By Joe Marconi
The year was 1980 - the year I founded my company. And, like many new business owners, I didn’t have a clear understanding of what was needed to grow a successful business. I thought that success would be determined by my technical skills and my willingness to wear the many hats of the typical shop owner. It wasn’t until I began to let go of trying to do everything that I realized that success is not just dependent on what I do, but by the collective work accomplished by the team. I eventually discovered that I was not the center of my universe. After a few years in business, I began the transition from simply owning a job to becoming a businessman. And, while technology has reshaped our industry throughout the years—and will continue to do so—there is one constant that will never change: success in business rests largely on the people you have assembled around you.
By the late '80s it was obvious that I was doing way too much. I looked at each role I had my hands on: shop foreman, service advisor, shuttle driver, bookkeeper to lot attendant. And, as long as I’m confessing all this to you, I need to disclose that I was also the shop’s maintenance person; making repairs to the bay doors, the slop sink and equipment. You name it, I did it. I was literally too busy to be successful.
In order to lead my company, I had to first clearly define my responsibilities. These are working on the business, recruiting and hiring the best employees, becoming a leader of people and making sure that my business was successful. I also needed to fulfill the obligation I had to my employees. I realized that this required a deep understanding that putting people first is the best strategy for success. This was difficult at first because it requires working on things that have no immediate impact on the business. Unlike working in the trenches and having your hands on everything, working as a businessperson means that you need to spend time building for the future. The things that are most important to your success in business are the things that have a payoff down the road.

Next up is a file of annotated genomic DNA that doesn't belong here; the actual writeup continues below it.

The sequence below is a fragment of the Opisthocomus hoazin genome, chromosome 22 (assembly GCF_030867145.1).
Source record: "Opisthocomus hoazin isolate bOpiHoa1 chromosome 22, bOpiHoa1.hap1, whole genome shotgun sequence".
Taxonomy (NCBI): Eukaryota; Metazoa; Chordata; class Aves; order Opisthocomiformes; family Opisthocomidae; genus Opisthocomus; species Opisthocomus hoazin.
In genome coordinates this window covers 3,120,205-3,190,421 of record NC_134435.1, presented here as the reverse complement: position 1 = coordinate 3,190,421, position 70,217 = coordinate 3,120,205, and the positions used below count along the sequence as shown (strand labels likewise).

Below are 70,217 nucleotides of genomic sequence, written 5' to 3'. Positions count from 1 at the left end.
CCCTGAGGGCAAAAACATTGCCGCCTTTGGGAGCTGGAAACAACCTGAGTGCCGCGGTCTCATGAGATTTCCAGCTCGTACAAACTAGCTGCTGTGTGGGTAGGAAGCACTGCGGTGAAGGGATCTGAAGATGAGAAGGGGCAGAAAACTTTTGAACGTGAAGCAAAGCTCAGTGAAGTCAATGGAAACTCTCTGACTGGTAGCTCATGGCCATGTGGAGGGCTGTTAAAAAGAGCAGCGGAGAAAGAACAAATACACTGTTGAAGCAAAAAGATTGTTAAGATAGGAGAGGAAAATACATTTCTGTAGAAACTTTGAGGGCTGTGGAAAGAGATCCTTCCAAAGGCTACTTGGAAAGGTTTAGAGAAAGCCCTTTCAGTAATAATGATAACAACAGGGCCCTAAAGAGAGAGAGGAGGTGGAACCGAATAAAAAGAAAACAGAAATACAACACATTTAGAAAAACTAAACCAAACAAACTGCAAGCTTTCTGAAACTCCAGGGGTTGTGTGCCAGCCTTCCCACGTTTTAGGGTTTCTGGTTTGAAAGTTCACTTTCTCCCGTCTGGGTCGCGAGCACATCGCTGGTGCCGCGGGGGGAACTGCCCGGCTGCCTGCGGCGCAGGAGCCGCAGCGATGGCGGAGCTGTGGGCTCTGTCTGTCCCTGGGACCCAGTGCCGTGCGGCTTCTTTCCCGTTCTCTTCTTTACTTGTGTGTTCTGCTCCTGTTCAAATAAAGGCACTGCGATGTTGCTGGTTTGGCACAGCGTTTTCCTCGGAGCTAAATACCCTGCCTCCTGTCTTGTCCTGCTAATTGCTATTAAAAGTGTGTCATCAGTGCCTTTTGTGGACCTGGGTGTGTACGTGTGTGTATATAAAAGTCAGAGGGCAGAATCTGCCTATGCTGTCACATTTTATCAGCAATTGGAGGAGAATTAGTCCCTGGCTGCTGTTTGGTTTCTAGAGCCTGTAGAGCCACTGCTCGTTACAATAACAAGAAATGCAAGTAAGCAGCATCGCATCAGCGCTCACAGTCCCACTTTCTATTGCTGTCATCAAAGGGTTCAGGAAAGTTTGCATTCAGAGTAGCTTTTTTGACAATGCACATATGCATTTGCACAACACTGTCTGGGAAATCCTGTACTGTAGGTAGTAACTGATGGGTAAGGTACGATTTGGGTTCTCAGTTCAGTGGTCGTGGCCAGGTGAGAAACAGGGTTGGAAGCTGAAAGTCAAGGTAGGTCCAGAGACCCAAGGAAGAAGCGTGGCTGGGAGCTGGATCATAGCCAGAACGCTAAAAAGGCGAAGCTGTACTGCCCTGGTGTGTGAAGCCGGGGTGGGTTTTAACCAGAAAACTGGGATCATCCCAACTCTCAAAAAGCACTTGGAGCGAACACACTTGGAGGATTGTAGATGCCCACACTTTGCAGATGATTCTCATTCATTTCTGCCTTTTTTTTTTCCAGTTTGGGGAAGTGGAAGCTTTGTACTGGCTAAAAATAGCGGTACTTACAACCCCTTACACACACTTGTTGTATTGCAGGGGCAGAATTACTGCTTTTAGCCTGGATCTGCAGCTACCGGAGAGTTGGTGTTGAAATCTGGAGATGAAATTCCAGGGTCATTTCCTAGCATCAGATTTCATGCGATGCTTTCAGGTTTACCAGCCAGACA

I also clearly defined the duties I should not be doing and assigned those tasks to others. This is a critical step for any shop owner. Warren Buffett says that in order to be successful in whatever you do, it’s crucial to focus on the things that generates the greatest return and that you can’t do it all, and that means sometimes you have to say, “no.”
By the late '90s it became clear that the most valuable role I played in my business was that of coach. All the best marketing plans and the best business strategies mean nothing without a team of great people around you all pushing in the right direction. And that takes a strong leader. Not just a boss, but a leader. Leaders inspire people. Leaders get others to reach down deep inside themselves and perform at their best because they are aligned with the leader’s vision.
Leaders inspire others through praise and recognition for the work they do. When people feel their work matters, they have a purpose. People are motivated by the heart, not the wallet. That’s not to say earning a decent wage isn’t important. But a focus on money alone is not a strategy for success. Focus on people first and profit will follow.
Spend time with your employees. Get to know them as people, not just the role they have in your company. Find out what their dreams and goals are. And then find a way for others to achieve what they want out of life. People cannot be motivated until they realize that what they do every day helps them to achieve what they want in their personal life.